Cliff Weston had been Dorsey’s original male vocalist, appearing on the band’s first studio recordings in September 1935. Jack Leonard was singing with Bert Block’s orchestra when Dorsey hired him away in early 1936. He quickly became Dorsey’s main asset, rivaling Bing Crosby as the most popular male vocalist in the country. His voice graced some of the band’s most successful recordings, such as “Marie,” “All the Things You Are,” “Our Love,” and “Indian Summer.” Leonard was fired from the band in November 1939, a month after Wright left, in what was likely Dorsey’s angry reaction to rumors that the singer was going to leave for a solo career. Publicly it was announced that Leonard was taking time off and would return soon, though that never happened.
Along with Leonard, Dorsey also hired Block’s arranger, Odd (Axel) Stordhal, and trumpeter, Joe Bauer. Together the three men sang as The Three Esquires, a vocal ensemble which later expanded to become The Four Esquires.
Soon after Leonard and Wright’s departure, and partly because of it, Dorsey’s sound took on a more modern tone. The loss of a radio contract forced him to shuffle the band to cut costs. He let go higher paid musicians and brought in younger talent. He also hired arranger Sy Oliver, who had just left Jimmy Lunceford’s orchestra. Oliver’s arrangements gave Dorsey’s band the more swinging sound it became noted for in the early 1940s.
Dorsey’s choice of vocalists also reflected this shift. Vocal group the Pied Pipers joined the band in late 1939. To replace Wright and Leonard, Dorsey first hired Anita Boyer and Allan DeWitt. Neither lasted long however. Boyer left in January 1940. Dorsey initially decided to replace her by using Pied Piper Jo Stafford as his sole female vocalist, but he soon hired Connie Haines as well, who could handle jazzier numbers. Dewitt, with whom Dorsey became unsatisfied, was let go in January 1940 when Dorsey managed to secure Frank Sinatra’s release from Harry James.
The new sound brought by this change in personnel is obvious when listening to Dorsey’s output between 1939 and 1942, and never was a bandleader so blessed with vocal talent. Sinatra’s voice quickly earned him both the number one spot in every vocalist poll and the adoration of millions of shrieking teenage girls. Dorsey’s female chirps also proved popular with the public. Haines handled the bouncier numbers, while Stafford often stepped up to sing romantic tunes or specialty songs. The Pipers themselves were rivaled in popularity only by Miller’s Modernaires. Arranger Oliver also sometimes sang on specialty tunes.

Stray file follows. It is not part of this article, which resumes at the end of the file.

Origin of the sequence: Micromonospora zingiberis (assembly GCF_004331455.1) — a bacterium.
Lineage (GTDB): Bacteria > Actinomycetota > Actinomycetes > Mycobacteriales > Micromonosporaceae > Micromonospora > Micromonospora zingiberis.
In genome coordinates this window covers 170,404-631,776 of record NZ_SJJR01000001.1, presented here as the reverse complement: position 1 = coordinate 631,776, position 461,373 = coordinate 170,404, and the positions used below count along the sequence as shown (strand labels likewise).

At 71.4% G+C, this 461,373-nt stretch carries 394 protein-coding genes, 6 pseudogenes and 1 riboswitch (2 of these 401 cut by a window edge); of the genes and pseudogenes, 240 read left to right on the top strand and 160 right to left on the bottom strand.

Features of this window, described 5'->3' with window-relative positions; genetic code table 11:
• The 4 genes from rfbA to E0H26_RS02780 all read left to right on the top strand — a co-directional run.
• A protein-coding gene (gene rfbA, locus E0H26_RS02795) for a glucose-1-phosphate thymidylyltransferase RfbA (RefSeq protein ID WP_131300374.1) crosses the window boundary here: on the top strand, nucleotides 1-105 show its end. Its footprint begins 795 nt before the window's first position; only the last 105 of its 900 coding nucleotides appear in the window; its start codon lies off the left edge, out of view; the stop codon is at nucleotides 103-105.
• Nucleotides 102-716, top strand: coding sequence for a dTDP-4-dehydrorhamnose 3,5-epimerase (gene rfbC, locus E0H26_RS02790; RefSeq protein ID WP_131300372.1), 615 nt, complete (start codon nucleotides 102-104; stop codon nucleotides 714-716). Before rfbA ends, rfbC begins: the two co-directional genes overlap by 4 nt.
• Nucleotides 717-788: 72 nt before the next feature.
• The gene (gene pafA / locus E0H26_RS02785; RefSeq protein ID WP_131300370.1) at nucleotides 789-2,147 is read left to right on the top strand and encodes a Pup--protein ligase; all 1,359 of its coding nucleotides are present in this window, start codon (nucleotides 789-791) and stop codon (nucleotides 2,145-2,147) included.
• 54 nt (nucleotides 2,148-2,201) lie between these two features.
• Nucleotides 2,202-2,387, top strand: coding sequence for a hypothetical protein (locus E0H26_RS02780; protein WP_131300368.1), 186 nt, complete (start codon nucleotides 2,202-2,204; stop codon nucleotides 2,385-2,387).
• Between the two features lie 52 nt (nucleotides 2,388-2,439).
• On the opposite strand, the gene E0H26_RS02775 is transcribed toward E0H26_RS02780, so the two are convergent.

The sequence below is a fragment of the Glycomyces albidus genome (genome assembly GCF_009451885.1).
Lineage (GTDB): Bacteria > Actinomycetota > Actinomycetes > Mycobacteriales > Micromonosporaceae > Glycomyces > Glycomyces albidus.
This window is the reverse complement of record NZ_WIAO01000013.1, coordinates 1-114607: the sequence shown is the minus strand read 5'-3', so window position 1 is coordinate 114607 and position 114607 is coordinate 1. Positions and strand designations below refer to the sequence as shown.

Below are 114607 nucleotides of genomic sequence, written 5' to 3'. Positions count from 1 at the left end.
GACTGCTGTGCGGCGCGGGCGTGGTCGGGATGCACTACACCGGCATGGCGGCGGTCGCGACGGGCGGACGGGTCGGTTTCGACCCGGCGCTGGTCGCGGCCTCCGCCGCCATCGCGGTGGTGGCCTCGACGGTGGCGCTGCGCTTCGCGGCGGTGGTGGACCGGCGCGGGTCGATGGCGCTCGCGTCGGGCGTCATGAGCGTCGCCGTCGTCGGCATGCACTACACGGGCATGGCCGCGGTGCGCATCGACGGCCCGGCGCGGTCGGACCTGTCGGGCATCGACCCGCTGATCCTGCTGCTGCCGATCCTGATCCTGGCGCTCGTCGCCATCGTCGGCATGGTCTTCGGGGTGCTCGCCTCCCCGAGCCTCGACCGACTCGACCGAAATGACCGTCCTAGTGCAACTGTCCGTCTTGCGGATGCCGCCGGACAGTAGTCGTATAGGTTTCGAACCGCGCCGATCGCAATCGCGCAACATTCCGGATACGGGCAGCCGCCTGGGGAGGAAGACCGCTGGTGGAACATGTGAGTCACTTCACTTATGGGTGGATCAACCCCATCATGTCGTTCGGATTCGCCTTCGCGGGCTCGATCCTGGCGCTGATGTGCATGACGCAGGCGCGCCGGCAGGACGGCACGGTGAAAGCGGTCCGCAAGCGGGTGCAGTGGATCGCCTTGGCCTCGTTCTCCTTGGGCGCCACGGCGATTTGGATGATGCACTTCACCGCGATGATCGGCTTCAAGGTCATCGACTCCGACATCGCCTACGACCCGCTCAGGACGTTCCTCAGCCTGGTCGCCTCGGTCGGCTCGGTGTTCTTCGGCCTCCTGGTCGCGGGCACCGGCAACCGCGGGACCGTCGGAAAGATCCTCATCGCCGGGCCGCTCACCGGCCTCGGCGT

By early 1941, Dorsey sax player Paul Mason was handling novelty tunes, and in early 1941 Dorsey announced the he had hired soprano Marie Frye as well, though if she actually ever appeared with the band is unknown, as Dorsey’s announcement is the only mention of her in the trade press. Mason left in mid-1941 to go into the retail music business in West Virginia.
This golden age of Dorsey, though, came to a crashing halt in late 1942. When Haines left in March of that year due to illness, Stafford stepped up as solo female vocalist, temporarily at first, but as audiences responded positively to her, Dorsey kept her in the top spot. Sinatra, sensing that now was the right time to cash in on his extreme popularity, left the band in September to go solo, and Dorsey shrewdly brought in the almost equally as popular Dick Haymes to replace him, which might have worked had it not been for a row between the Pied Pipers and Dorsey on Thanksgiving Day, which ended with the bandleader angrily firing one of the members. In response, the entire group quit, including Stafford. While Haymes might have been able to replace Sinatra in Dorsey’s overall sound, the loss of the Pied Pipers and Stafford left a big gap that proved impossible to fill. The band’s sound was never quite the same again, and its popularity suffered.
None of Dorsey’s post-classic vocalists ever captured the public’s ear like Sinatra, Haines, Stafford, and the Pied Pipers. To replace Stafford, Dorsey brought in Barbara Canvin, also known as Bobbie Canvin, formerly part of the Quintones with Charlie Barnet and one of the Mellowaires who backed Capitol Record artists. She was gone at the end of April 1943, with Liz Tilton, sister of former Goodman vocalist Martha, hired to replace her. Tilton herself left in June for health reasons, replaced by Betty Brewer. Pat Dane, Dorsey’s wife, joined right before Tilton’s departure to help out and share vocal duties. She remained for a short while when Brewer joined.
In early 1943, Dorsey hired the four Clark Sisters to replace the Pied Pipers, changing their name to the Sentimentalists, a play on his nickname, the Sentimental Gentleman of Swing. They remained with the band until April 1946 when they left, with Dorsey’s blessing, to star in a sustainer program on the Mutural Network, Endorsed by Dorsey, at which time they reverted to their former name.
Haymes left in May 1943 to start a successful solo career. Dorsey then hired Skip Nelson, who had previously worked for Chico Marx and Glenn Miller. Both Nelson and Brewer survived Dorsey’s infamous purge of August 1943, when he fired all his musicians and started a new band from scratch. Nelson exited in September, however, to begin a failed solo career. Brewer remained into early 1944.